MacPhail: horror story has lessons for us all

Want to read more?

We value our content  and access to our full site is  only available with a  subscription. Your subscription entitles you to 7-day-a-week access to our website, plus a full digital copy of that week’s paper to read on your pc/mac or mobile device In addition your subscription includes access to digital archive copies from 2006 onwards

Just want to read one issue? No problem you can subscribe for just one week (or longer if you wish)

Already a subscriber?

 

Subscribe Now

Never in my life have I had any interest in the literature of horror or in the films of that terrifying genre and, until this summer, I had never read a book or watched an entire film in the category.

A contemporary author through a weaving and narrowing net of books and a brief encounter had earlier this year sparked my interest in one such work and the story behind it.

Bram Stoker’s Dracula is a classic of the genre and I am grateful to the Irish author Joseph O’Connor for being the catalyst that brought me to this masterpiece. A recent television adaptation aired over the first three days of the year has brought the subject back to mind.

For Christmas last year I was given a copy of Joseph O’Connor’s novel, Star of the Sea. I had never heard of the book or the author, but immediately became engrossed in the story and in awe of O’Connor’s rich mastery of language.

This led me to attend a talk and reading at the Edinburgh Festival in August, where his just-published historical novel Shadowplay was the subject. Sometimes these events can be fairly boring. Not so with Joseph O’Connor.

As he read excerpts, discussed content and took questions from, it was clear this man was a master of his trade. He could articulate his thoughts, his inspirations, the background to the book and the process of writing it beautifully and with a precision, ease and humour that kept us all hungry to hear his every word.

Shadowplay is based on the lives and interweaving connections of Bram Stoker, his boss and idol, actor and theatre operator Henry Irving and the even more famous theatre star Ellen Terry. Among the many strands of the book, the strongest theme is how unknown Bram Stoker was during his own lifetime, and, conversely, how famous and everlasting his name would become through his creation of Dracula and crucially how none of the three could have predicted this.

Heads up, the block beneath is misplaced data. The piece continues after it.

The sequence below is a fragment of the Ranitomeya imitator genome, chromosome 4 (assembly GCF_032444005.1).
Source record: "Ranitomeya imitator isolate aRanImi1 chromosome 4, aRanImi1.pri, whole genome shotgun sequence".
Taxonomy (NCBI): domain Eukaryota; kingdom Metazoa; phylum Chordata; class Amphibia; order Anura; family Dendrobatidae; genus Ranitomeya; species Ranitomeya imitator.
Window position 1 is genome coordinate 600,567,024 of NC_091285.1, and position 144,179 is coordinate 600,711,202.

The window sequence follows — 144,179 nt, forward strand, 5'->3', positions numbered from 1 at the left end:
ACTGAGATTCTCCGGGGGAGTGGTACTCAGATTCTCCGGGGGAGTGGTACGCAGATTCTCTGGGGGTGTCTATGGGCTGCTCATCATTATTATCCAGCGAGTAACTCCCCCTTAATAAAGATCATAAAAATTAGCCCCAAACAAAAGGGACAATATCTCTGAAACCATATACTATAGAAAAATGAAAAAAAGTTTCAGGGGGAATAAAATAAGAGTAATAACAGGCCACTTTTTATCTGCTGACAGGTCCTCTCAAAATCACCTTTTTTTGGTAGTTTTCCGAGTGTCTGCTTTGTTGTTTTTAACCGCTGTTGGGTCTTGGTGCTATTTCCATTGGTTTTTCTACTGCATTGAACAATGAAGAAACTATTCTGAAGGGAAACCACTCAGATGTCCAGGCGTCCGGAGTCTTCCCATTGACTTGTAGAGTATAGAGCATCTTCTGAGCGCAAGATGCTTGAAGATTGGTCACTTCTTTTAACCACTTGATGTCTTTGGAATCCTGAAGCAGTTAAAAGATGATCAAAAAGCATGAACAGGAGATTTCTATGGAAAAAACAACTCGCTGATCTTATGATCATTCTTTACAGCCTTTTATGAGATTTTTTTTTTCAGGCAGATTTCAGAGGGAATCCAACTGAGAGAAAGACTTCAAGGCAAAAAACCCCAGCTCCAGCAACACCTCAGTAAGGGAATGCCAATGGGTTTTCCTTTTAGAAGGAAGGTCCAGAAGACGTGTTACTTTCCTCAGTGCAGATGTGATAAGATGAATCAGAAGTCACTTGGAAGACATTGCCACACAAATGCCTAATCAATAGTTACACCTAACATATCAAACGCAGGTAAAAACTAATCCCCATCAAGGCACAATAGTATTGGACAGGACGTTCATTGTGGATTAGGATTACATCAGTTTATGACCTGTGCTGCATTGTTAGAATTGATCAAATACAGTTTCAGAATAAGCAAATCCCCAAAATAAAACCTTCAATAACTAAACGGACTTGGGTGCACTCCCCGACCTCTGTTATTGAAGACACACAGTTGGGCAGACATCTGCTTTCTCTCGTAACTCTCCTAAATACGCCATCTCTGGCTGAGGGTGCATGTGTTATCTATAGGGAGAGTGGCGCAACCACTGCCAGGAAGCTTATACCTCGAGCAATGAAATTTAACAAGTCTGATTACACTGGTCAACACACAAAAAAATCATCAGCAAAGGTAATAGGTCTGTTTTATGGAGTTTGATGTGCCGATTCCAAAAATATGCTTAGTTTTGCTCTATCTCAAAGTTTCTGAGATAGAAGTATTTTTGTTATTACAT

During the lives of the three close friends, Stoker was no more than a hard-working theatre manager and personal assistant to Irving and his attempts at writing had gone relatively unnoticed. Irving and Terry were the biggest stars of the time, but there is no doubt as to whose name has been etched deeper in the consciousness of humanity since.

Stoker’s primary ambition was to be an author, but time and time again his work would be rejected, publications would go unnoticed and, through anger and frustration, he would destroy his own manuscripts. He also had to endure discouragement and disparaging comments from Henri Irving, whom Stoker idolised and was devoted to. However, he struggled on regardless and, through the creation of that one character, brought to life in that one novel, Dracula gave Stoker posthumous fame and success none of the three could have imagined during their lifetimes.

This is the best time of year to re-evaluate goals and ambitions and there are two valuable lessons in this story.

First, if you want to make an impact on the world, do what Bram Stoker did and keep forging on regardless of adversity. Secondly, if you are working for or with someone who dismisses your dreams and gifts, get out and plough your own furrow. Had Stoker done this, I would speculate he might have enjoyed success during his lifetime as he could have focused fully on his literature, free of the ties of his job and, more importantly, the negativities of Irving.

Happy New Year and follow your dreams!